Finished Quilt Size – 60 x 70
Finished Fabric Square Size – 1/2″

60 divided by 0.5 is 120
70 divided by 0.5 is 140

120 times 140 is 16,800 1″ squares.

Finished Quilt Size – 58 1/2 x 67 1/2
Finished Fabric Square Size – 4 1/2″

58 1/2 divided by 4.5 is 13
67 1/2 dived by 4.5 is 15

13 times 15 is 195 5″ squares.
Cutting and Sewing a Postage Stamp Quilt
Once you know how many squares you need you need to decide how you are going to sew your postage stamp quilt together before cutting the fabric. If you are using something other than 2 1/2″ squares just sub that number in wherever I mention 2 1/2″. There are three main ways to sew your postage stamp quilt together.

Sewing Squares
This is the method I’m using. I had a bunch of pairs leftover from my jellyfish project and I see no reason not to use them. This also works well since I’m using it as a leader ender project. When I run out of squares to sew into pairs I’ll sew the pairs together and just continue doing that until I have made my top using 30 squares per row. I’ll just cut a bunch of 2 1/2″ squares using my Accuquilt and I’ll continue to add to the bucket as I have leftover fabric from other projects.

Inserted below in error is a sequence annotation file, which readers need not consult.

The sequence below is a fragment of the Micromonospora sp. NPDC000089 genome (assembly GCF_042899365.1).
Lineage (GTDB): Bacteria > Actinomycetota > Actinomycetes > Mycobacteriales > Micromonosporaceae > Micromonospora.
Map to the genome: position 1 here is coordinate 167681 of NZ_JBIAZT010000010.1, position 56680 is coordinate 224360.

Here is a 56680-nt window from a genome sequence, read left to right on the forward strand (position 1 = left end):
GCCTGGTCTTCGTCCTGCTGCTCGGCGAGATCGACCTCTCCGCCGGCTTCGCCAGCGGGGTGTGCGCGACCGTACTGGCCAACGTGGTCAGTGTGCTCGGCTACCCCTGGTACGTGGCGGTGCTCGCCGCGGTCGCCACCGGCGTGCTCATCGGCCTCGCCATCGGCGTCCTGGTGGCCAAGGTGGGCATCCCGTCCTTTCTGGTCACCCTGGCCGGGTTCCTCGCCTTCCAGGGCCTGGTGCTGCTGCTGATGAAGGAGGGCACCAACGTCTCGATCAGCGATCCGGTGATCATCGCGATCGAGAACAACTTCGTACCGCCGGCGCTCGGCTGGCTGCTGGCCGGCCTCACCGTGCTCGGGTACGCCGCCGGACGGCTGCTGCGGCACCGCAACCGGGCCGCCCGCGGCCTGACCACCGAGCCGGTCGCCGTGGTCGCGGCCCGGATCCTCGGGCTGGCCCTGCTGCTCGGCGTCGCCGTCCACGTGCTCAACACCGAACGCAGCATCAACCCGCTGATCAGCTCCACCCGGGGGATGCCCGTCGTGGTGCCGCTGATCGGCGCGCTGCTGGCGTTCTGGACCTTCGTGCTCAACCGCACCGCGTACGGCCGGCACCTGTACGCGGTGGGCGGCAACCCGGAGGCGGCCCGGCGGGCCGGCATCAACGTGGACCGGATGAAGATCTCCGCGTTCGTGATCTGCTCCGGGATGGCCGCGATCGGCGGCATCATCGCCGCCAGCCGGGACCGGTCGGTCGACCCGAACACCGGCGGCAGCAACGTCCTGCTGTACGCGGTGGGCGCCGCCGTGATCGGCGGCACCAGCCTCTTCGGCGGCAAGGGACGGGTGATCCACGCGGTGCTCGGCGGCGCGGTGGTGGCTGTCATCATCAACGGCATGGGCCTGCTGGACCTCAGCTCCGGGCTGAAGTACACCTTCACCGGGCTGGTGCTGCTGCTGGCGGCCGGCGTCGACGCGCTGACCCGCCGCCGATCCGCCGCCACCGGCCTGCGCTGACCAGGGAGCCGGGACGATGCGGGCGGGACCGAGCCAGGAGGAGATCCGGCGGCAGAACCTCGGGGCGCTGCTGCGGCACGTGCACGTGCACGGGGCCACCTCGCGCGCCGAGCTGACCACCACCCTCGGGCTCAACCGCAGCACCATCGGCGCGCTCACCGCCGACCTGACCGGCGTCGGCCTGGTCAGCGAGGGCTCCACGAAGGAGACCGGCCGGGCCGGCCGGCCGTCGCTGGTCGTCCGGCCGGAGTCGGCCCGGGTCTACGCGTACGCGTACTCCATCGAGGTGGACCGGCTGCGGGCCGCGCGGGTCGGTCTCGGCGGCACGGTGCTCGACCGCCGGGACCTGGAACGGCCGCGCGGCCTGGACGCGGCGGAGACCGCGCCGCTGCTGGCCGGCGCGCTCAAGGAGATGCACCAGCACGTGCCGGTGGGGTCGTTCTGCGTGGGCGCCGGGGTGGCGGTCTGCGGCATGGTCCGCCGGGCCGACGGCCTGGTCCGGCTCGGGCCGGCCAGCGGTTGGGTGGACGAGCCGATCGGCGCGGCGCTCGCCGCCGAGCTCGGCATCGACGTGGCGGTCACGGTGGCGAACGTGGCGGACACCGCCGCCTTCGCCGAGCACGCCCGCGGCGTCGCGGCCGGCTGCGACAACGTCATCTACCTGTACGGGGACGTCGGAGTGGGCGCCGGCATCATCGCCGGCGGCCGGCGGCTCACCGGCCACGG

Strip Piecing
Another method would be to cut strips 2 1/2″ wide and sew them together. Now if you have strips of various lengths you can add shorter strips to the longer strip if you don’t want to cut them all down to the same length. Once you are sewn together simply cut them into 2 1/2″ segments and press open. You would then sew them together like above.

Grid Stabilizer
We live in an amazing time for quilting. Bosal makes an iron-on grid stabilizer. It comes in 2″ grids and 2 1/2″ grids. You lay your fabric squares on the stabilizer, iron it down, and the fold along the lines, right side together and sew.

Bosal Grid Fusible Interfacing for postage stamp quilt

I can’t wait to see your postage stamp quilt. Please join our Facebook group so you can show it off.

This post is part of the fabric scrap-busting blog hop. Be sure to head over to the host post to learn more about the hop and be sure to visit Bdieges Designs.

Postage Stamp Quilt – 2022 leader ender project